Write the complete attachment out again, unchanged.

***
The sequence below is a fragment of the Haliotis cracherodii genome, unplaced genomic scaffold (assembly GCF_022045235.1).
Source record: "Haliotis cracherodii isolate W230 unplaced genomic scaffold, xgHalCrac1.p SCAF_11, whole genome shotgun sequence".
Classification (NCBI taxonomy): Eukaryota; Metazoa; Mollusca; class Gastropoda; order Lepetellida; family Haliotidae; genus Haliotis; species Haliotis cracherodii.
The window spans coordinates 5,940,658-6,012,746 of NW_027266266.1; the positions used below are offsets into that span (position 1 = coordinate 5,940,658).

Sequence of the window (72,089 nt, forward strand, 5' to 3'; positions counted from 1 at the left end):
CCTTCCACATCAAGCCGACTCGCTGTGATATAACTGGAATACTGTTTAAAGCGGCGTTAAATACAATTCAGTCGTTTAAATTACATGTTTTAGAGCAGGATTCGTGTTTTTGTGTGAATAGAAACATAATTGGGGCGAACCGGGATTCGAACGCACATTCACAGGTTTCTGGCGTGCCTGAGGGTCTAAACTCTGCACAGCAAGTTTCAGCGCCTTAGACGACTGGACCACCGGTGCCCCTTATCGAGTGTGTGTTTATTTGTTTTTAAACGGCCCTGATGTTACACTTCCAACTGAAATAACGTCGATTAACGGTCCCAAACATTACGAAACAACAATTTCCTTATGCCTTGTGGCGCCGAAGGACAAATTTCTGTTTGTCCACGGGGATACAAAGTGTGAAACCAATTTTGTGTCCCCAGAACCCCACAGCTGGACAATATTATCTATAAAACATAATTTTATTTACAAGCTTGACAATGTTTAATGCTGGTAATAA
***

The sequence below is a fragment of the Haliotis cracherodii genome, unplaced genomic scaffold (assembly GCF_022045235.1).
Source record: "Haliotis cracherodii isolate W230 unplaced genomic scaffold, xgHalCrac1.p SCAF_11, whole genome shotgun sequence".
Classification (NCBI taxonomy): Eukaryota; Metazoa; Mollusca; class Gastropoda; order Lepetellida; family Haliotidae; genus Haliotis; species Haliotis cracherodii.
The window spans coordinates 5,940,658-6,012,746 of NW_027266266.1; the positions used below are offsets into that span (position 1 = coordinate 5,940,658).

Sequence of the window (72,089 nt, forward strand, 5' to 3'; positions counted from 1 at the left end):
CCTTCCACATCAAGCCGACTCGCTGTGATATAACTGGAATACTGTTTAAAGCGGCGTTAAATACAATTCAGTCGTTTAAATTACATGTTTTAGAGCAGGATTCGTGTTTTTGTGTGAATAGAAACATAATTGGGGCGAACCGGGATTCGAACGCACATTCACAGGTTTCTGGCGTGCCTGAGGGTCTAAACTCTGCACAGCAAGTTTCAGCGCCTTAGACGACTGGACCACCGGTGCCCCTTATCGAGTGTGTGTTTATTTGTTTTTAAACGGCCCTGATGTTACACTTCCAACTGAAATAACGTCGATTAACGGTCCCAAACATTACGAAACAACAATTTCCTTATGCCTTGTGGCGCCGAAGGACAAATTTCTGTTTGTCCACGGGGATACAAAGTGTGAAACCAATTTTGTGTCCCCAGAACCCCACAGCTGGACAATATTATCTATAAAACATAATTTTATTTACAAGCTTGACAATGTTTAATGCTGGTAATAA